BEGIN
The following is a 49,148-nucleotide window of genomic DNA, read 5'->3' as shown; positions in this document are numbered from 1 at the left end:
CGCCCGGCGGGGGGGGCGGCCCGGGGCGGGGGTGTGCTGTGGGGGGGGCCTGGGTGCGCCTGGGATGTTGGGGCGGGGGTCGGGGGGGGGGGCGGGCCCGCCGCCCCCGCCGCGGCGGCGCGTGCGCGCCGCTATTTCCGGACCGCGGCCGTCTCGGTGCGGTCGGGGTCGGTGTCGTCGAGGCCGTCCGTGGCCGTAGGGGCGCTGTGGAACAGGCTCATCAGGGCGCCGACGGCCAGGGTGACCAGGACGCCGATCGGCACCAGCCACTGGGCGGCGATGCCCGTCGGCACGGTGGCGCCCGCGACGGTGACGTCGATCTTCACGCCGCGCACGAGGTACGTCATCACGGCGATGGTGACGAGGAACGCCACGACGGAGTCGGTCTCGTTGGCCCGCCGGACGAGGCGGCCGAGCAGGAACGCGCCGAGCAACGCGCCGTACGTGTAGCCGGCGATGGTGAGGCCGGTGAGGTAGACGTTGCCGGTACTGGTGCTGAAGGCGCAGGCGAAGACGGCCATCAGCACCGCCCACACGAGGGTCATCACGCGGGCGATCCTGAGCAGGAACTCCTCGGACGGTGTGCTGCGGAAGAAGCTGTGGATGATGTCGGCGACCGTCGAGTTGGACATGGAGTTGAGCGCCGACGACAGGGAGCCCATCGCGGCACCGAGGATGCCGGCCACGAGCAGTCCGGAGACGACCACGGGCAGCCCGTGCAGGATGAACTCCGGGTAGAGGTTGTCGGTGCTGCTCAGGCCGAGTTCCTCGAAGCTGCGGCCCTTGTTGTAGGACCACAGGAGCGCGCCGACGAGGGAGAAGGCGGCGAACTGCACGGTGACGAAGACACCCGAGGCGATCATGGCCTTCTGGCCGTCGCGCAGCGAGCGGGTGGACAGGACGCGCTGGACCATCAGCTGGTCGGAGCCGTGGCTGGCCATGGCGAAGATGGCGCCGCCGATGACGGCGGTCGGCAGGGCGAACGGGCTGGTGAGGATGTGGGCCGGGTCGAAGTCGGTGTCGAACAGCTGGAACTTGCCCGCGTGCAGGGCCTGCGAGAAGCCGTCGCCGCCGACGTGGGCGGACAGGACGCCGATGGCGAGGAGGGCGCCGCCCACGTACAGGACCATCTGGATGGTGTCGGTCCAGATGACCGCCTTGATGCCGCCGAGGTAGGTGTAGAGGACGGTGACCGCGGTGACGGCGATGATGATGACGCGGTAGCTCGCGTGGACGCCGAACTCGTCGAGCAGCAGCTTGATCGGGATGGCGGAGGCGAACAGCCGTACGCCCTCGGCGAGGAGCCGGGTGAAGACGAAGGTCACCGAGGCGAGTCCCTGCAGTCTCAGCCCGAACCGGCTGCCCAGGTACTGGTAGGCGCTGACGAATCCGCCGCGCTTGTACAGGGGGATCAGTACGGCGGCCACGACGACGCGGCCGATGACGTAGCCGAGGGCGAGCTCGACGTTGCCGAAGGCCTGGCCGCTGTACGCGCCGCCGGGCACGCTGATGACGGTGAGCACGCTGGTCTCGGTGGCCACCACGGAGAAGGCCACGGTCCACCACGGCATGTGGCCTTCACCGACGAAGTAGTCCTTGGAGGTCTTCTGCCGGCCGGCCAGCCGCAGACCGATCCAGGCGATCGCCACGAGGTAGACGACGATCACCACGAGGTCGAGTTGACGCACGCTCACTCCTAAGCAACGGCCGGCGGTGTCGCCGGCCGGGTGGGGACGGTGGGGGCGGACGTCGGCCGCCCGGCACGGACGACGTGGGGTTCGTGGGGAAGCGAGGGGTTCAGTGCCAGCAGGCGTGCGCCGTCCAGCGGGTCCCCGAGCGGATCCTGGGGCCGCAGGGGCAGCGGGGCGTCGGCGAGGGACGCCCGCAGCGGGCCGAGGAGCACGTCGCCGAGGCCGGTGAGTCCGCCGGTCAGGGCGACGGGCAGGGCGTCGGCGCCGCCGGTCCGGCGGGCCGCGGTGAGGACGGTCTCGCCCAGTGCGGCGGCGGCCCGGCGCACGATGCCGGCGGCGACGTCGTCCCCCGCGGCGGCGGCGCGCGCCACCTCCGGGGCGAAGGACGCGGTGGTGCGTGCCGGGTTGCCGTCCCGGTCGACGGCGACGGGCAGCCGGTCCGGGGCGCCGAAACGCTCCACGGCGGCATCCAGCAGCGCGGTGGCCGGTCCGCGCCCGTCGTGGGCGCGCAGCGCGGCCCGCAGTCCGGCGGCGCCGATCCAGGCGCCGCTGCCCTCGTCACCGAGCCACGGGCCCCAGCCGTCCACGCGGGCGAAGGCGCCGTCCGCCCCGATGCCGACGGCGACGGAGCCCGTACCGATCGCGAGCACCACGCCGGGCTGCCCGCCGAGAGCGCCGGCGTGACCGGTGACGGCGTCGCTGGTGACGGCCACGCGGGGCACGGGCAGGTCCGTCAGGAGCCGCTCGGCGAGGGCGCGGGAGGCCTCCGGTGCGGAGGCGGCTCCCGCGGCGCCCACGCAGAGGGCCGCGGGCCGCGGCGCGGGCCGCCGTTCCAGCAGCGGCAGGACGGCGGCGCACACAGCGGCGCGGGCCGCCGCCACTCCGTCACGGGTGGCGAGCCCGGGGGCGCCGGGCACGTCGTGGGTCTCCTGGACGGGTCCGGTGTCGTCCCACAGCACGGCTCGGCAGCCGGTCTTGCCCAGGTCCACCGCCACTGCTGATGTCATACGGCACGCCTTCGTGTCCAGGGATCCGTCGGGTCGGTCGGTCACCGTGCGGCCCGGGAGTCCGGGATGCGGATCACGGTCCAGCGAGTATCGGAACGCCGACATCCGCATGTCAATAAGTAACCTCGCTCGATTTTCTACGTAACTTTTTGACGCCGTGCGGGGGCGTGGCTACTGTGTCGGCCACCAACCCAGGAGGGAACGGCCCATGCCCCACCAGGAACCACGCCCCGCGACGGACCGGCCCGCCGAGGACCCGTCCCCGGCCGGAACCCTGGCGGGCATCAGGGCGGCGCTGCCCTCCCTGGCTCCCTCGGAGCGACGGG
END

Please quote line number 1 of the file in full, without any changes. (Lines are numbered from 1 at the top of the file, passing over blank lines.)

The following is a 49,148-nucleotide window of genomic DNA, read 5'->3' as shown; positions in this document are numbered from 1 at the left end: